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Poverty soars in Myanmar: UN

UNDP has warned that the middle class in Myanmar is 'disappearing' amidst worsening insecurity and conflict
People queue to buy cheap vegetable oil, in Yangon on Aug. 18, 2022.

People queue to buy cheap vegetable oil, in Yangon on Aug. 18, 2022. (Photo: AFP)

Published: April 12, 2024 05:00 AM GMT
Updated: April 12, 2024 05:05 AM GMT

Almost half of Myanmar's population of roughly 55 million people is living below the poverty line -- a figure that nearly doubled from 2017 to 2023, a UN report said on April 11.

Underscoring the erosion of the violence-wracked, junta-led nation's middle class, the new report from the UN Development Program says 49.7 percent of Myanmar's people are living on less than 1,590 kyats, or 75 US cents, a day.

That figure was 24.8 percent in 2017.

"The situation is likely to have deteriorated further by the time of this report's release," the UNDP darkly predicted. "An additional 25 percent of the population were hanging by a thread as of October 2023, just above the poverty line."

Since last autumn, clashes have escalated between the military and armed ethnic minority groups, forcing hundreds of thousands of people to flee, losing their sources of income.

Additionally, the Southeast Asian country has been unable to recover from a 17.9 percent drop in gross domestic product in 2021, when leader Aung San Suu Kyi's government was ousted from power by the military and the Covid pandemic was still a factor.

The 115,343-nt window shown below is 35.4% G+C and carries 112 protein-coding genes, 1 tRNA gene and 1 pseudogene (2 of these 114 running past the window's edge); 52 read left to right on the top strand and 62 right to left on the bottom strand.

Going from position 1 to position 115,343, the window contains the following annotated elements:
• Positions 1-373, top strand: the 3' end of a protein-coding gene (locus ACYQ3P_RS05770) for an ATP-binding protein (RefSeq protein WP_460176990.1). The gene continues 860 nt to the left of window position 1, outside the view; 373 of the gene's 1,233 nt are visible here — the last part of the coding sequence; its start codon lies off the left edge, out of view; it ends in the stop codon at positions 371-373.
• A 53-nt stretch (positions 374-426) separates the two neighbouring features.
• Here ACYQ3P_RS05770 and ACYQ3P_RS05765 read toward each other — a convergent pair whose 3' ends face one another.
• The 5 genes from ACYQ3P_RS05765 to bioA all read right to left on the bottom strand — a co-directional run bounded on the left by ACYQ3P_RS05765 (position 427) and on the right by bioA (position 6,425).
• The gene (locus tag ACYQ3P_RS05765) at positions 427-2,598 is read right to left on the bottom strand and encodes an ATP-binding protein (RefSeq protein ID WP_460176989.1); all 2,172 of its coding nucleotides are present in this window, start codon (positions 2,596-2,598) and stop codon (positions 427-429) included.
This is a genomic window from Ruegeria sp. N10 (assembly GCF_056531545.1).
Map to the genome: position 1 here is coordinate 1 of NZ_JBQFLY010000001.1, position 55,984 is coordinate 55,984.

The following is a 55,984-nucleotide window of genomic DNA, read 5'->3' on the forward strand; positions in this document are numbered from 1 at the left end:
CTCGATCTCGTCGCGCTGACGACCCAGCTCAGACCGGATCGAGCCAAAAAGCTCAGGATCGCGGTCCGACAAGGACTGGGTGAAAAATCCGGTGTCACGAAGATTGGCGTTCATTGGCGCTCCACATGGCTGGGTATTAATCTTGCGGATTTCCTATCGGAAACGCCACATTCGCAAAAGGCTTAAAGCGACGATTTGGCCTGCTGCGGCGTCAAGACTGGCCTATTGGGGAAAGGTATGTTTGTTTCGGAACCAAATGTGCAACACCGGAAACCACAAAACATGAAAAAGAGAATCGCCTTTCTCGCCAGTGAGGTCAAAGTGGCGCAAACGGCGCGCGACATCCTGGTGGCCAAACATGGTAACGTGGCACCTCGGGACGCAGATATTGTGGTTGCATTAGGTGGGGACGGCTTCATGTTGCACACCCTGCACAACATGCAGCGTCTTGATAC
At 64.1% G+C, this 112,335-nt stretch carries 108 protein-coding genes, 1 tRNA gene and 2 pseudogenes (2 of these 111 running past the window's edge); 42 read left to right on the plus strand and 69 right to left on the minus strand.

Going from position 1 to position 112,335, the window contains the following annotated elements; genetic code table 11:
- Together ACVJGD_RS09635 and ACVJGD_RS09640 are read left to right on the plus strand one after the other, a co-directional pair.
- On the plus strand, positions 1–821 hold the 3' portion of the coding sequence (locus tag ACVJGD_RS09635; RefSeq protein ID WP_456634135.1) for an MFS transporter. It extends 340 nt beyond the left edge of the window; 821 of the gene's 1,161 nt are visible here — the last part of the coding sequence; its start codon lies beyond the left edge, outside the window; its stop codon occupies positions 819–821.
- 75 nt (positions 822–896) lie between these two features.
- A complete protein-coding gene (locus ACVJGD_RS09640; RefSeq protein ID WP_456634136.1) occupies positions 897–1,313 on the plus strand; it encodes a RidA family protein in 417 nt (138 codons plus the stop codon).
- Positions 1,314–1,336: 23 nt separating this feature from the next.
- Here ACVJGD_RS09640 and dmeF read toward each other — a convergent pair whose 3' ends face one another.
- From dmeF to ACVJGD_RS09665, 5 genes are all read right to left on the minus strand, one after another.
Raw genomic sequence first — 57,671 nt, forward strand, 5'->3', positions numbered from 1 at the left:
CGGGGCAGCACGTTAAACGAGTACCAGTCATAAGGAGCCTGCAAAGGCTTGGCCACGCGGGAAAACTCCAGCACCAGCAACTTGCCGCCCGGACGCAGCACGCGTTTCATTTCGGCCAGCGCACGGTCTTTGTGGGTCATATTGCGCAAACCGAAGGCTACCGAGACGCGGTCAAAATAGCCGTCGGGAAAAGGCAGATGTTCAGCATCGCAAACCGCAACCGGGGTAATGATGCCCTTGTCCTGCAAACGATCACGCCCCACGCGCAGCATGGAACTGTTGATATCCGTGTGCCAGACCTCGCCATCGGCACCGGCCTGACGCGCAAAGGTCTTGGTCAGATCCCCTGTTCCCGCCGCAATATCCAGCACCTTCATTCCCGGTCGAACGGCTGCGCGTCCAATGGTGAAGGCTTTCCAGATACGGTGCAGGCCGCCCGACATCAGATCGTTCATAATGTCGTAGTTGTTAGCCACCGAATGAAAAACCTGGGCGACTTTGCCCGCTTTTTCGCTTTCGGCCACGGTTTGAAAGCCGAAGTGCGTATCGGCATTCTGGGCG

"A middle class that can buffer shocks and help a country recover faster is rapidly eroding, with a fall back into poverty," the UNDP said.

"The new data show that less than 25 percent of the population in Myanmar manage to secure steady incomes to live above the poverty line," UNDP chief Achim Steiner said in a statement.

"Without immediate interventions to provide cash transfers, food security and access to basic services, vulnerability will keep growing, and impacts will be felt across generations," Steiner warned.

The UNDP estimates that the country would need $4 billion a year to address its poverty, via cash transfers and other means.

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